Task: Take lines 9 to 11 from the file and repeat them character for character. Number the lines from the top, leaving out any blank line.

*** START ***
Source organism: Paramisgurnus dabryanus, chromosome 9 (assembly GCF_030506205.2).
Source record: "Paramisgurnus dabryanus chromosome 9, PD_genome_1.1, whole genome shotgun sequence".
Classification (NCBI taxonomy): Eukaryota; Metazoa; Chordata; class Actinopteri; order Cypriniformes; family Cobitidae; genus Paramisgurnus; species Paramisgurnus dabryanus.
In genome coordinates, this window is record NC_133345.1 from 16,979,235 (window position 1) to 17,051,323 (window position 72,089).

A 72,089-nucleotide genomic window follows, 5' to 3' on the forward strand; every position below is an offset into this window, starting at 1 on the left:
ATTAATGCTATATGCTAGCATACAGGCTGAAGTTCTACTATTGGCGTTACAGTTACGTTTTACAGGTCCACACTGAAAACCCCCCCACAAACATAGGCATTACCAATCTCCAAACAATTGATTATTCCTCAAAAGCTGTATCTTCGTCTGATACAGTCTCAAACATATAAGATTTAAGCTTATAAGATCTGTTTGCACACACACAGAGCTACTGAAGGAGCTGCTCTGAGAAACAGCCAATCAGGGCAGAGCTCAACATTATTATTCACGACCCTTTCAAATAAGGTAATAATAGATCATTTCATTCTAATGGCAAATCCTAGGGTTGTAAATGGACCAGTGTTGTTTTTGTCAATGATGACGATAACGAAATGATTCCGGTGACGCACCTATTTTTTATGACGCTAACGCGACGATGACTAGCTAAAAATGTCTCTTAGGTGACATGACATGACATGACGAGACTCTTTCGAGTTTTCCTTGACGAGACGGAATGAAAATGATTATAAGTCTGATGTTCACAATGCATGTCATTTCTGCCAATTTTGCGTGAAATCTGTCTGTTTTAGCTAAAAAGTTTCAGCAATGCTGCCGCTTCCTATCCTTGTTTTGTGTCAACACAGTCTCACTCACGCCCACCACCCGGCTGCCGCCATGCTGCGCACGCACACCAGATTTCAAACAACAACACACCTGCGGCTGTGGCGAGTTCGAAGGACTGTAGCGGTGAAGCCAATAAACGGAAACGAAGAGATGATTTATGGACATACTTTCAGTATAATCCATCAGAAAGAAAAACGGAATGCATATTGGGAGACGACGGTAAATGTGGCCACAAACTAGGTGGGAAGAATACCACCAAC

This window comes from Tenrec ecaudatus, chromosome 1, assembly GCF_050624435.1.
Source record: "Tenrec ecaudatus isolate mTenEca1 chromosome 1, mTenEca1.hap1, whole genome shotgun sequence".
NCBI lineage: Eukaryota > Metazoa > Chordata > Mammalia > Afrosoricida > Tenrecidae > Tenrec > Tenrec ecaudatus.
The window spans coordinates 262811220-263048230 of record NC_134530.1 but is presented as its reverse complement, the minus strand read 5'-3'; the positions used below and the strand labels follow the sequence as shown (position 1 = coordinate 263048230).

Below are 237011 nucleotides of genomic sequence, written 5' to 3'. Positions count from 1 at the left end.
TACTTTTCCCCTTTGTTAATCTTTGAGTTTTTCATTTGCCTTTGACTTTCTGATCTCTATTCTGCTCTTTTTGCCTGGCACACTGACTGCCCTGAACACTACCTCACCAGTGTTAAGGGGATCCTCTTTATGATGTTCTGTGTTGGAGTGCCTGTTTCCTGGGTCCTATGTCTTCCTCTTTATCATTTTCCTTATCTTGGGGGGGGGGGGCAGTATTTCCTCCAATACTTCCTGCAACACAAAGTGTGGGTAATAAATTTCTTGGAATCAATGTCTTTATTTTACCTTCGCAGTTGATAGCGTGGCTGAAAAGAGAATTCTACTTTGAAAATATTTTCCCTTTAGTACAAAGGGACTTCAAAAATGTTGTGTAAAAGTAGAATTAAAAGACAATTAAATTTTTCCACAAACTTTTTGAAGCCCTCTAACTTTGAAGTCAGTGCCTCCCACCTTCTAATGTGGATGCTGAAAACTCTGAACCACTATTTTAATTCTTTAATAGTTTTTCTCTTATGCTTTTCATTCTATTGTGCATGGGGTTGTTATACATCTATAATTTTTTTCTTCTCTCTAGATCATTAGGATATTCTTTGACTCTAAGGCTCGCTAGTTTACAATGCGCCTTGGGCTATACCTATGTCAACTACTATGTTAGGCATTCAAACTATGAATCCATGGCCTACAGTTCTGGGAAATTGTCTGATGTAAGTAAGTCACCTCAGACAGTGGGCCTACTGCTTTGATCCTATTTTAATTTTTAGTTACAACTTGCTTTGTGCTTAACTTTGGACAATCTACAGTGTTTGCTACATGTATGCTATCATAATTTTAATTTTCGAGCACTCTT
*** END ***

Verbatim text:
NCBI lineage: Eukaryota > Metazoa > Chordata > Mammalia > Afrosoricida > Tenrecidae > Tenrec > Tenrec ecaudatus.
The window spans coordinates 262811220-263048230 of record NC_134530.1 but is presented as its reverse complement, the minus strand read 5'-3'; the positions used below and the strand labels follow the sequence as shown (position 1 = coordinate 263048230).

Below are 237011 nucleotides of genomic sequence, written 5' to 3'. Positions count from 1 at the left end.